Stocks rose on Monday as China's vow to allow a flexible yuan currency reassured investors about the global recovery and improved the profit outlook for many U.S. multinational companies.

Energy, other materials and manufacturing shares led the way up as commodities were boosted by the yuan's move higher against the dollar. The Dow industrials jumped more than 140 points in the morning.

Caterpillar Inc gained 1.8 percent to $67.03, while Freeport-McMoRan Copper & Gold Inc jumped 5.1 percent to $69.26.

China's yuan surged the most since its revaluation in 2005 following a surprise weekend announcement by China's central bank.

But stocks were off session highs in early afternoon. The S&P 500 was up more than 8 percent in the past 10 trading days, leaving the market vulnerable from a technical perspective.

The market is very stretched on a near-term basis, said John Schlitz, chief market technician at Instinet in New York.

From a trading perspective it's too late to chase this move.

The Dow Jones industrial average <.DJI> added 65.60 points, or 0.63 percent, to 10,516.24. The Standard & Poor's 500 Index <.SPX> gained 5.43 points, or 0.49 percent, to 1,122.94. The Nasdaq Composite Index <.IXIC> rose 4.68 points, or 0.20 percent, to 2,314.48.

The S&P 500 briefly broke above 1,130, the midpoint between its 2010 high and low points and a key technical mark but was unable to hold the level.

China's decision is expected to boost purchasing power and demand in China. A higher yuan would also help temper inflation by pushing down import prices.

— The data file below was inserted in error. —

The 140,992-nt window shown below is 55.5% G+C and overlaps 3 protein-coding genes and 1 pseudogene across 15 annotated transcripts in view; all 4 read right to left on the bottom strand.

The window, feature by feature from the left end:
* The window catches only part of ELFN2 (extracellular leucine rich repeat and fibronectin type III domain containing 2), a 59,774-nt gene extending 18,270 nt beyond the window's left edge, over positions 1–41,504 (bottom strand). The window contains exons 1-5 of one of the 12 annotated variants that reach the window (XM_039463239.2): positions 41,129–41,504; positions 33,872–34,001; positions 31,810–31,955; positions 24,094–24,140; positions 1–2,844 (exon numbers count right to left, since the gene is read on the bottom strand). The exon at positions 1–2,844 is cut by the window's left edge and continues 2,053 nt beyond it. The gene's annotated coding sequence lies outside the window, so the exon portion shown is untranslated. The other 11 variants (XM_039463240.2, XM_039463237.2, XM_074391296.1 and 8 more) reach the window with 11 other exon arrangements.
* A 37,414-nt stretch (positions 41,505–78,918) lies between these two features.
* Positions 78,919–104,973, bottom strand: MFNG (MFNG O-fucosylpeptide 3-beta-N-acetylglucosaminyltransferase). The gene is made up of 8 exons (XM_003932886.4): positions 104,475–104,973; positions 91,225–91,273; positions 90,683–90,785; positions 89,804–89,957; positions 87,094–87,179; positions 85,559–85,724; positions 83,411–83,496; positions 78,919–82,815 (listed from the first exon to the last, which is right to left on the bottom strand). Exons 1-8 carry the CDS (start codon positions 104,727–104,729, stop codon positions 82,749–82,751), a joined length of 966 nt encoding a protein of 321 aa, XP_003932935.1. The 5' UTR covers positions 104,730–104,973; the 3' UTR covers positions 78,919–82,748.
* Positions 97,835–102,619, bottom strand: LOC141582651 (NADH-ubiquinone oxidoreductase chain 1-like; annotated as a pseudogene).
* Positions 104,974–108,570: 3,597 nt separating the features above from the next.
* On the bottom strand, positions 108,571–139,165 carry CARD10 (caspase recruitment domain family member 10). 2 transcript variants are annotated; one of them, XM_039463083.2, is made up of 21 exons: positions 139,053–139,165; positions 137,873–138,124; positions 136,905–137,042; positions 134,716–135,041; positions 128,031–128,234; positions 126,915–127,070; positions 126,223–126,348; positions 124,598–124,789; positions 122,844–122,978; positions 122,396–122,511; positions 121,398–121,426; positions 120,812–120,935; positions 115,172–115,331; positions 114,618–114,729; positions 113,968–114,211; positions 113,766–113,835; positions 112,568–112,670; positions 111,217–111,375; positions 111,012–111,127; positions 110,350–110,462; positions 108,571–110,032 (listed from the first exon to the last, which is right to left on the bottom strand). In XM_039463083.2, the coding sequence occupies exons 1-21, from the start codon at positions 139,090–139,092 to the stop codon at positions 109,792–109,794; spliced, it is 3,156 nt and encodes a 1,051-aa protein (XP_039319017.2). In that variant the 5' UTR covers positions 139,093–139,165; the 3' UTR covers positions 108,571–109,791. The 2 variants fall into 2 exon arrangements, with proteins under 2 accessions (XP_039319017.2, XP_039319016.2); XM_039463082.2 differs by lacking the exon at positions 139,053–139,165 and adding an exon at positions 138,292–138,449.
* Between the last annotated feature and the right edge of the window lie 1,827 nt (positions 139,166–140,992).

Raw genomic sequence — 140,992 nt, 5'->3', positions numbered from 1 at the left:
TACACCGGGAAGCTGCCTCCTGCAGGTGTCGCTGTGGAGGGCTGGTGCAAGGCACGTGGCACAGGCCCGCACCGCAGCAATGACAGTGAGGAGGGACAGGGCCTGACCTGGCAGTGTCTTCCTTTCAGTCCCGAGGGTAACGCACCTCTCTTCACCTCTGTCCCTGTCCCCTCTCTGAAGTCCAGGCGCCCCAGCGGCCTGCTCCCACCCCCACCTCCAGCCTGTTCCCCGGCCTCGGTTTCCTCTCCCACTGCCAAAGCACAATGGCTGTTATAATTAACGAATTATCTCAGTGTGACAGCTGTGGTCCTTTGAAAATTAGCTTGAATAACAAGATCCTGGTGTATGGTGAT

The Chinese have calculated that the global economy is recovering enough that they can decouple from the dollar, which could mean higher rates for us, said Patrick Watson, portfolio manager at Capital Cities Asset Management in Austin, Texas.

Now that the initial excitement has passed, investors are realizing that this could have negative consequences for us. Therefore, the markets are fading.

Among the top performers, Dow component Alcoa Inc shot up 7.1 percent to $11.90, posting its strongest day so far in 2010.

Retailers, however, were hit on the expectation of higher costs on imports from China. Wal-Mart Stores Inc fell 0.7 percent to $51.17. The S&P retail index <.RLX> shed 0.8 percent.

It seems everything in the low-cost retailers is made in China, said Brian Gendreau, market strategist affiliated with Financial Network Investment Corporation in El Segundo, California.

BP's U.S.-listed shares slid 3.1 percent to $30.79 after an internal BP document released by a U.S. lawmaker estimated that a worst-case scenario for the Gulf of Mexico oil spill could be about 100,000 barrels per day.

(Editing by Kenneth Barry)